Giving Praise (Il​-​Hamdillah)

from by Reem Kelani

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about

A few weeks before her passing in 2004, my mother taught me several lines of this praise–giving song, which is also performed during house building and at weddings. This left a lasting impression on me, as until that point, my mother had not approved of my metamorphosis from biologist to musician.

I collected the other lyrics from field recordings of Palestinian refugee women in Lebanon and Jordan, as well as from family members in Palestine. I wanted the arrangement to make use of the title of the song through repetition, thereby turning it into a mantra, as in a Sufi zikr (remembrance of God) session.

There’s a second song inserted into the main structure of this rendition (‘You built a room, and we built a room’), and I arranged it as a melodic modulation from the Il–Hamdillah motif, before I returned to the mode and lyrics of the original song.

The Imhaaha chant which precedes the main song is a distinctive form, sung mainly by women to herald songs, festivities and social announcements. This profound chant is so rooted in tradition that it has survived social pressures and religious restrictions on women singing in public to this day.

As a child, I used to laugh at my father’s mother and aunts when they performed those ‘shrieks’, as we referred to them. The tables are now turned, and I welcome this karma with open arms, ears and vocal folds.

This song is now a regular feature of my shows. I use it not just to give praise as in its original context, but also as an opportunity to feature the musicians in the band. That night at the Tabernacle, they were ‘in the zone’, alongside the very spirited audience.

I would like to think that my paternal grandmother is looking down, smiling, nit–picking, gloating and celebrating!

lyrics

Imhaaha:

Aweeha!
Praise God, my heart’s patience is finally rewarded
Aweeha!
And the wound of longing is healing after so much pain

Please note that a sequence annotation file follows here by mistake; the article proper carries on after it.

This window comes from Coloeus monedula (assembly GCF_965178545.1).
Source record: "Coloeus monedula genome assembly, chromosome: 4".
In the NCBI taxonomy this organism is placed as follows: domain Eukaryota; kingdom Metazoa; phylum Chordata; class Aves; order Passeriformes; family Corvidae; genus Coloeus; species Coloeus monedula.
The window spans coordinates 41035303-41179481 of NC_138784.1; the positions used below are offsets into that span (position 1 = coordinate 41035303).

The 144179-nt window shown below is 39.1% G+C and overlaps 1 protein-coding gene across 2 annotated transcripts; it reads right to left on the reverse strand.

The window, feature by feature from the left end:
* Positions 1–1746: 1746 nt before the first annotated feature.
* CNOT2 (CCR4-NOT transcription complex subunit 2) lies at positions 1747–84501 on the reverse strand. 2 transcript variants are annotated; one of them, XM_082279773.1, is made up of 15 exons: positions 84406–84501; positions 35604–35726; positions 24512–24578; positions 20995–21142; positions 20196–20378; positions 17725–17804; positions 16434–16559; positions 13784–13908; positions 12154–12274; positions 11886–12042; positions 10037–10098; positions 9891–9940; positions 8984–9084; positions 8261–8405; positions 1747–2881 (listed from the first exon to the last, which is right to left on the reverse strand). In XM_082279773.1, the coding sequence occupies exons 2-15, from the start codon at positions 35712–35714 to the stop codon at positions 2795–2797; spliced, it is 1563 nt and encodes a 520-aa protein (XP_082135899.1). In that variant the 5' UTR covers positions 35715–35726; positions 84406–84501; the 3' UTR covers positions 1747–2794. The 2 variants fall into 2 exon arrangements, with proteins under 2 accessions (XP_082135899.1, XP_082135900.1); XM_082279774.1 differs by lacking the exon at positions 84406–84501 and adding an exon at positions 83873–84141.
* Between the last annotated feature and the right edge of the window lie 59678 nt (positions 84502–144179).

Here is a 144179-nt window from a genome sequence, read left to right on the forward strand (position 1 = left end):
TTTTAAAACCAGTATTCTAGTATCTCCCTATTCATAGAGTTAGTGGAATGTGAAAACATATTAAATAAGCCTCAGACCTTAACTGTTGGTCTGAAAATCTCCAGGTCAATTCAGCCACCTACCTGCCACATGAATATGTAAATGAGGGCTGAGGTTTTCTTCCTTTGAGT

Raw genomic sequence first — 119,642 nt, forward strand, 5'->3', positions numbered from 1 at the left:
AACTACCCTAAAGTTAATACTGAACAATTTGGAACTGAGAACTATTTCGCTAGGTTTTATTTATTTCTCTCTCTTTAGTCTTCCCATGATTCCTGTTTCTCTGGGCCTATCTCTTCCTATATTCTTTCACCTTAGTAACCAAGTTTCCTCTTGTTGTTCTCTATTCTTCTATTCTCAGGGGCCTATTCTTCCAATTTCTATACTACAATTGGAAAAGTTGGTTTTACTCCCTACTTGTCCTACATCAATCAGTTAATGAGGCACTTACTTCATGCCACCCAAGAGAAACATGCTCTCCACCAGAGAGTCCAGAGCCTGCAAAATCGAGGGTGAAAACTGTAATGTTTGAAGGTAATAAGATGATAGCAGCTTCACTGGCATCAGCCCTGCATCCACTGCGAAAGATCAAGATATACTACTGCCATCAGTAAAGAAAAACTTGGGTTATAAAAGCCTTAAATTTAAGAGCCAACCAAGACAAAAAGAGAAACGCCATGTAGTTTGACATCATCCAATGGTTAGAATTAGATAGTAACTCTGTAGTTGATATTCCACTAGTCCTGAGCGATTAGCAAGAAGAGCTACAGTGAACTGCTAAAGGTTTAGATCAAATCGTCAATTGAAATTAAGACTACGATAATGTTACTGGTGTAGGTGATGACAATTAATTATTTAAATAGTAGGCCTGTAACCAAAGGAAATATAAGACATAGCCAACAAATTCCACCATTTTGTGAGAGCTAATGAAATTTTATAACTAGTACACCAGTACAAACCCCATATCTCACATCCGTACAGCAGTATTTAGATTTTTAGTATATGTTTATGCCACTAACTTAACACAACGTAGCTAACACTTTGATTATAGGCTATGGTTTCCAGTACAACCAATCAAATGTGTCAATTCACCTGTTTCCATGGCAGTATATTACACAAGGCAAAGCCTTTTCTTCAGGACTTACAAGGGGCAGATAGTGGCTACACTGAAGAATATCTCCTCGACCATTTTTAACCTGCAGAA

Aweeha!
I swear by Him who created the clear stars above
Aweeha!
I’ve waited endlessly for this day

Song:
Praise God, praise God, praise God!
Praise God, that evil is no more
We planted peppers in the heat
Our foes said they wouldn’t turn red
Praise God, our peppers grew and turned red!
Praise God, that sorrow is no more
We planted carnations in the heat
Our foes said they wouldn’t bloom
Praise God, our carnations grew and bloomed!
You built a room
And we built a room
Our brides are finely dressed
In the ways of our fathers and forefathers…
Fill up the builder’s pitcher
You, with hands dyed in henna!
It’s neither in the bragging of women
Nor in the boasting of our song…
You saddled your horses
And we saddled our horses
Our young men are serving coffee
In the ways of our fathers and forefathers…

Praise God, that evil is no more
We planted peppers in the heat
Our foes said they wouldn’t turn red
Praise God, our peppers grew and turned red!

“O Abdul Qadir al–Jilani, our love for your message brings us closer to God!”

Praise God, that sorrow is no more
We planted carnations in the heat
Our foes said they wouldn’t bloom
Praise God, our carnations grew and bloomed!
Praise God, our peppers grew and turned red!
Praise God, our peppers grew and turned red!
Praise God, our carnations grew and bloomed!

Praise God, we built a house!
And it’s now full of newlyweds!
Praise God, praise God, praise God!
Praise God, praise God, praise God!

credits

from Reem Kelani: Live at the Tabernacle, track released March 11, 2016
Traditional Palestinian
Collated & arranged by: Reem Kelani (MCPS)

Reem Kelani - vocals, frame drum & dabke dancing
Bruno Heinen - piano
Tamer Abu Ghazaleh - 'oud
Ryan Trebilcock - double bass
Antonio Fusco – drums

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about

Reem Kelani London, UK

Reem Kelani is a Palestinian musician born in Britain & brought up in Kuwait. Her debut album “Sprinting Gazelle: Palestinian songs from the Motherland and the Diaspora” was released in 2006 to critical acclaim. Her next album "Reem Kelani: Live at the Tabernacle" will be released in March 2016. Reem wrote & presented “Songs for Tahrir” for BBC Radio 4 on the music of the Egyptian Revolution. ... more

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